Just to let you know that there’s a piece by James Hanratty up on Book
Before I deal with recent developments in immigration law and practice and the wider international and social context from which they derive, it may be helpful to describe the book. It is not yet another boring and self-important memoir from a pompous judge. It is intended to be entertaining, with anecdotes of my time in the Lord Chancellor’s Department in the House of Lords, as chief executive of the Royal Courts of Justice in the Strand, my 22 years in the Royal Naval Reserve at sea and afloat, my time in Hong Kong, where I was the legal adviser on the handover to China, and my 16 years as an immigration judge, when I was lucky to be voted by my colleagues to be the president of the Council of Immigration Judges for the UK, a sort of trade union rep for the judiciary.
As I recall in the book, I was the first judge to hold that a potential victim of FGM was entitled to refugee status here in the UK. I was proud, too, of a case involving a 17-year-old Jamaican girl who was about to be sent back to Jamaica, having been smuggled in aged 11. She had no realistic case in law. However, she was an impressive and intelligent girl. I told the Home Office barrister that I had been to Jamaica and could envisage the life she would lead there, all that education wasted. I asked him to seek instructions as to whether this case should proceed. He returned 30 minutes later to announce that the Home Office was conceding the appeal. Everyone in court, including the judge, burst into tears.
“In the last four years a harsh Home Office regime has been further complicated by ridiculously complex immigration rules and statutes”
That said, I was acutely aware that there were those seeking to play the system by deceit. The task was to identify who was telling the truth and who was lying. The consequences of getting it wrong could have been catastrophic.
I analyse the duties of a judge and the importance of careful preparation and courtesy. As Seneca observed, “Invective against a man in his trial is disgraceful.” I explain why we need immigrants as well as immigration control. I attempt to analyse the complex domestic and international law, and to discuss the plight of migrants and international politics, especially in the Middle East.
I also recall my mistakes, including one that compelled me to own up to Lord Chancellor Hailsham. He was, he told me later, impressed.
Owing to a poor briefing, I nearly ran a minesweeper aground at night off Portugal, only saved because I checked the position by radar. In his foreword, Lord (Peter) Hennessy is kind enough to describe me as having a vivid pen, and able to make the hidden wiring of Whitehall buzz. Another passage in the book concerns my time as chief executive of a mildly shambolic Royal Courts of Justice, when I worked over 80 hours a week to turn it round. I feel now I was one of Dominic Cummings’ “weirdos”, able to manage large organisations without the usual Civil Service qualification of a first in Greats from Oxford!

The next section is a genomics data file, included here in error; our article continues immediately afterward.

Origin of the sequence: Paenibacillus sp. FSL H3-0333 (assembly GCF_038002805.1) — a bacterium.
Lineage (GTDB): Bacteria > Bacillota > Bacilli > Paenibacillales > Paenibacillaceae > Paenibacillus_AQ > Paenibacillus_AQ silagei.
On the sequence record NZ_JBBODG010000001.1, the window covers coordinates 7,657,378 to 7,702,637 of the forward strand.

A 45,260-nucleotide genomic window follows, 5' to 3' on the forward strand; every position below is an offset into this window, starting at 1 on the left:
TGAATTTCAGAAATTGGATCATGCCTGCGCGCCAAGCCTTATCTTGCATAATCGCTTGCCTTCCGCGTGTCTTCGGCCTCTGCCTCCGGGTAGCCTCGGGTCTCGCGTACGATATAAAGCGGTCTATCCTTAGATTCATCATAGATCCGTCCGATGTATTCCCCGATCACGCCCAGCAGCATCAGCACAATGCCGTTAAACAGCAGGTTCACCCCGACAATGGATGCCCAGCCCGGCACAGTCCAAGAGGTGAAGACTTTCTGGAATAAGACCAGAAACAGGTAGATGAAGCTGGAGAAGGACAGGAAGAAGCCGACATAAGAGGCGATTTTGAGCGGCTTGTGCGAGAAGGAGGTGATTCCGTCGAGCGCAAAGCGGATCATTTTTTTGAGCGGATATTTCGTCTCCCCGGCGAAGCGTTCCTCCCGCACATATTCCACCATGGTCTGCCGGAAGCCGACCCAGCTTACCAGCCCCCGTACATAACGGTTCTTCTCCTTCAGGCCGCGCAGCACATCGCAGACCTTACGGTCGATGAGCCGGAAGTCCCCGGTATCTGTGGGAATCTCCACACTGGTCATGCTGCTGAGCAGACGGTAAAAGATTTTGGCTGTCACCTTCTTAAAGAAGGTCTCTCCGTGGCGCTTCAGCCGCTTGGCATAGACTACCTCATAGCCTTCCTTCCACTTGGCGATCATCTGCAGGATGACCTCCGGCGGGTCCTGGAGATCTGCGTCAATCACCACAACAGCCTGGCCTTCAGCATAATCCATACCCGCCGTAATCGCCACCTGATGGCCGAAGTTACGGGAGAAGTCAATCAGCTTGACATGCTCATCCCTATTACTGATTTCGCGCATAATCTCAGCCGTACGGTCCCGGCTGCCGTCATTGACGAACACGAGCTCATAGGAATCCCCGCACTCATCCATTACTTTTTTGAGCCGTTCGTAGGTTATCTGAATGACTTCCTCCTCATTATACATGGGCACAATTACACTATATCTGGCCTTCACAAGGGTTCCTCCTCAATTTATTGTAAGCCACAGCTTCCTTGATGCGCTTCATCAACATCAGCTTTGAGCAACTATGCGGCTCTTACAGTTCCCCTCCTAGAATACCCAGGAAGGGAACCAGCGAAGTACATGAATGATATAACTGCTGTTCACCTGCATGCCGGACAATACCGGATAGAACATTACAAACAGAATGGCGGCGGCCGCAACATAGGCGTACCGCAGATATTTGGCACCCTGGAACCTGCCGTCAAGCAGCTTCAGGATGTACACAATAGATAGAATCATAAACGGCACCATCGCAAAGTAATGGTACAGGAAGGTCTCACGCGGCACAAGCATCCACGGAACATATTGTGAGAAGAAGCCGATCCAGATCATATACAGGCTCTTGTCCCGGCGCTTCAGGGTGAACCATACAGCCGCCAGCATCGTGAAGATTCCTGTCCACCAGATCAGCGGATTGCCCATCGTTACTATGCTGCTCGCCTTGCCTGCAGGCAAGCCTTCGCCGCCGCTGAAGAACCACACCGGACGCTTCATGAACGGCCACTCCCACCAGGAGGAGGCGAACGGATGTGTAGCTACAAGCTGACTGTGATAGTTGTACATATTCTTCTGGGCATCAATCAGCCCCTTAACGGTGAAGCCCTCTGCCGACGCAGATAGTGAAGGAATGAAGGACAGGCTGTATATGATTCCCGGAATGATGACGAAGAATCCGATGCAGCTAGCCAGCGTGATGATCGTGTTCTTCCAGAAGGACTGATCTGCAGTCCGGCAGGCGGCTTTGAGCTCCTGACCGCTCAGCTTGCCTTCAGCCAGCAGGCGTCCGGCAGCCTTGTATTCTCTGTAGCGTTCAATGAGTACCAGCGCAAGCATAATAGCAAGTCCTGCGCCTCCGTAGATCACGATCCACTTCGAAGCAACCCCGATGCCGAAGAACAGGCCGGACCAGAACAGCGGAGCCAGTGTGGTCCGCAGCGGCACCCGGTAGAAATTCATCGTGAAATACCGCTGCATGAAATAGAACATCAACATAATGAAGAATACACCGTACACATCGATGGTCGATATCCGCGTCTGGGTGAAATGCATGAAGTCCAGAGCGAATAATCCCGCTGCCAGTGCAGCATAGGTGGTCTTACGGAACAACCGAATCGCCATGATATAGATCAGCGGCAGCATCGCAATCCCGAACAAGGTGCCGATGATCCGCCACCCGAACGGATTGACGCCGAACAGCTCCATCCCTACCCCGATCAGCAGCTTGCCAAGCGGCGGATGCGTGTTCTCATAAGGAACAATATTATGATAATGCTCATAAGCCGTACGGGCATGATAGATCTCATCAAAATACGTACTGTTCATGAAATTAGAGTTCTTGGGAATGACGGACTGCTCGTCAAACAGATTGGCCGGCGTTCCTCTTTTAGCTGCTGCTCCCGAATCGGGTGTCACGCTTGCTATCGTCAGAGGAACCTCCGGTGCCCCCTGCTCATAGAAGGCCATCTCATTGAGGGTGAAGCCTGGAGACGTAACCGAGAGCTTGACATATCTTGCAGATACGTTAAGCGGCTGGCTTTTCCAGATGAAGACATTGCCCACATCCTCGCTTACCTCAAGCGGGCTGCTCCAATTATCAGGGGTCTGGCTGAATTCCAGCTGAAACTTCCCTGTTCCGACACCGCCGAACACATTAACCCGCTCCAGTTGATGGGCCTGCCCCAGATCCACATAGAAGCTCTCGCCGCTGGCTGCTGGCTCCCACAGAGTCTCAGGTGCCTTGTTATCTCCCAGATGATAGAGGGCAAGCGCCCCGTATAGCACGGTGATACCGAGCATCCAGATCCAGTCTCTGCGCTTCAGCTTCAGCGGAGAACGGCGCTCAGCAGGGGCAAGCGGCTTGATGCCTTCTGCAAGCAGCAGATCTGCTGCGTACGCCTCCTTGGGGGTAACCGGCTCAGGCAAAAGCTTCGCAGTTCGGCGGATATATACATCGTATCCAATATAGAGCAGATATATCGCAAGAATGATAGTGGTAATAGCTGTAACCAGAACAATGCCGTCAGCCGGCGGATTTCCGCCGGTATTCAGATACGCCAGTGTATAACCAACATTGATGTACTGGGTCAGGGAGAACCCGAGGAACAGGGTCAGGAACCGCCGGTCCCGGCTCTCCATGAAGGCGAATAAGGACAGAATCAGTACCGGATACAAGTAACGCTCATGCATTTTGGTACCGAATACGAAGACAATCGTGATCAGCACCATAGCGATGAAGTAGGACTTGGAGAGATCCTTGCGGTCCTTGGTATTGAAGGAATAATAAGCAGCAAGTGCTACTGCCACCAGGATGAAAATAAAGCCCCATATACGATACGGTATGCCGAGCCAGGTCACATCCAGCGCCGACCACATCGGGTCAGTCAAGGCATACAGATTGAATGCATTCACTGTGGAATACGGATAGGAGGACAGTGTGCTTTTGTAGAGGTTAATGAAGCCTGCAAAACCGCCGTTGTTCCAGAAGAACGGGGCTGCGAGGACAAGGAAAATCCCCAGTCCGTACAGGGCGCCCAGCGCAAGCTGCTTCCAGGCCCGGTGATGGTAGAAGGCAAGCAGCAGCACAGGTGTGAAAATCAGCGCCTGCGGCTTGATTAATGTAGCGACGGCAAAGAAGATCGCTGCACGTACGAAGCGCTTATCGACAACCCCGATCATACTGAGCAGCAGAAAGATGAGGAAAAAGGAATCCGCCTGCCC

In the last four years a harsh Home Office regime has been further complicated by ridiculously complex immigration rules and statutes, sometimes utterly baffling and at others contradictory. Amendments to the rules sometimes came monthly, causing confusion to hard-pressed and underpaid lawyers and their clients. No wonder the Court of Appeal has complained about the “impenetrable law”. I give lurid examples in the book.
The Immigration Act 2016 provided for tough measures against illegal immigrants. Even a human rights appeal was barred if the Home Office certified that the appeal was “manifestly unfounded”. A tick box culture prevailed, with discretion limited. The Home Office officials, often junior and poorly trained, believed that if an applicant had no passport, that person must be illegal. Many immigration appeals are no longer allowed. Legal aid has been cut back so much that many appellants have no representative at all. It is so important in cases like these to be patient. I describe recent and sometimes contradictory cases in the higher courts.
This edition not only brings the sad Hong Kong situation to date but examines government proposals and practice in relation to Channel migrants, a points-based system, and even, as proposed in some quarters, an amnesty for illegal immigrants here.
I was appointed to the Windrush Lessons Learned Review. After a year doing extensive pro bono work, we published our report recently. There is a new chapter on the plight of these poorly treated and yet dignified people.
The book is personal too – I write about my family, serious sailing and travel. My time in Hong Kong was so helpful for a subsequent career as an immigration judge, and I recall the clever and intellectual Chinese people I worked with in Hong Kong and elsewhere, including the UN. Meeting and working with people like this is humbling, making one realise that not all we do in applying our law is actually the best way of working. I tried to be a good and fair judge.
This book is supposed to be both interesting and informative, but also thought-provoking and amusing. It is ideal reading in these turbulent and frightening times.
The revised edition of The Making of an Immigration judge is out from Quartet this Thursday, 7 May. Buy this book and find out for yourselves.